When the Free-American party was founded in the wake of the Crisis of 1883 and the 1884 interference by U.S. Marines in Cosa Nostra on the orders of President Horace B. Borden, it attracted many disaffected Union Labor Party and Federal Party supporters. This motley group, who could no longer stand shoulder-to-shoulder in the face of such graft and colonial enterprise, helped to offset the Republican Party off-shoot engendered by the American Freedom Party.
In 1888 the Free-American and American Freedom parties went head-to-head in a presidential election for the first time. While neither party won (Republican tailor’s dummy Benjamin Harrison took the prize), the nation split noticeably along each party’s political lines.
The wake of division flowed throughout the campaign, eventually splitting the nation along the route of the Montsylvania-Pacific Railway which had precipitated the Crisis of 1883 to begin with. Snaking its way from Southwest to Northeast, the railway separated regions politically as well as physically, creating what Teddy Roosevelt christened in 1904 as “The Great Diagonal Divide.” The Divide has had major bearing on every U.S. presidential election and national issue for the past 120 years.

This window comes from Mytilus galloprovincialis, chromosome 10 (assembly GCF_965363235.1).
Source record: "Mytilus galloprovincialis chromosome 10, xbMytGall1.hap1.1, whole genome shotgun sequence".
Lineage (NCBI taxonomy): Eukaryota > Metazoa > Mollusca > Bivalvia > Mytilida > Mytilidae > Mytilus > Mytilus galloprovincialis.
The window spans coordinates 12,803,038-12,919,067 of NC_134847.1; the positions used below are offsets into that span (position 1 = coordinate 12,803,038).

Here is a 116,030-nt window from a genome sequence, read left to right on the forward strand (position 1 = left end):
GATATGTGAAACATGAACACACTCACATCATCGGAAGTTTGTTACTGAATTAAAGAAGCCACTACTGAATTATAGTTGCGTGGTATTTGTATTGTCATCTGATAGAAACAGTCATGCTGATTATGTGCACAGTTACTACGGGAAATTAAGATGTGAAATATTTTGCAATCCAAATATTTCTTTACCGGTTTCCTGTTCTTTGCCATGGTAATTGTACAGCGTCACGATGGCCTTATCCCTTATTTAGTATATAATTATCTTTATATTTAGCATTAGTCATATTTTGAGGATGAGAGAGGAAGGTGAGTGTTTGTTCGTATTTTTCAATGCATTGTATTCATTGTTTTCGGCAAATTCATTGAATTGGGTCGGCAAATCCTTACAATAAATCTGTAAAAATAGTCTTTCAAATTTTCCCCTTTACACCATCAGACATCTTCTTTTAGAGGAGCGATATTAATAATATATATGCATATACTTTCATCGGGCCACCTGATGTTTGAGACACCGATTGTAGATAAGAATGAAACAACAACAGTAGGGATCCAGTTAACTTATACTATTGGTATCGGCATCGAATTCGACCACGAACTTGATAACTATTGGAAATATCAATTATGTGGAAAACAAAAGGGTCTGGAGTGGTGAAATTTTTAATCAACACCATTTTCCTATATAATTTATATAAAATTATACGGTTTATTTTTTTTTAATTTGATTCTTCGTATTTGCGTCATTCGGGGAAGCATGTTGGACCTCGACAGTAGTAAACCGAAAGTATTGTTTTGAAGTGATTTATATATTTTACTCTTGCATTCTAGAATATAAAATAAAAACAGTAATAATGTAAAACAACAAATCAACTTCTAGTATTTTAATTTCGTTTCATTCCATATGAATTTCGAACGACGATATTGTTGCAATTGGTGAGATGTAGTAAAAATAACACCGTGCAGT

The Free-American Party (The Greens), as the new children in the sub-division, planned to exploit every regional factor they could in an attempt to gain a huge electoral bloc. From the project representing the inchoate plans for what would become the Hoover Dam, through the speculative land crisis that would last decades and leave fallow the region which eventually formed Platha, into the Ohio Religious Persecutions, and all the way to immigration problems in the industrial and urban New England, the Free American Party stabbed at everything.
The American Freedom Party (The Purples), by contrast, was never able to gain the initiative in this first contest of wills. Fumbling the key issue of the St. Lawrence Seaway Blockade, they never recovered. Cut off at the knees for their support of Ku Klux Klan in Kentucky leader Arthur Phillips-Smoot, and having no appropriate response to the Great Blizzard of 1888, the American Freedom Party would barely have made it to election day if not for their vociferous embrace of Ernest Thayer’s poem “Casey at the Bat” as their convention keynote.
While neither party would make headway in presidential politics until the election of 1898, the Free-American Party and the American Freedom Party have essentially each taken turns in the leadership role and for the most part the geographic blocs created through their competition have remained static. And so every four years it becomes another battle of Green versus Purple, with the winner taking the White House.
Green and Purple, always diametrically opposed, continue to battle to this day. In 2008, the nation will see who will triumph; Dick Armstrong, who proudly wears the Green sash and golden starburst, or the eventual Purple-sashed contender. It is an exercise as old as 120 years and as fresh each time as the newborn calves of the field. And it is our choice, our vote, our will which decides if this year Green or Purple shall triumph.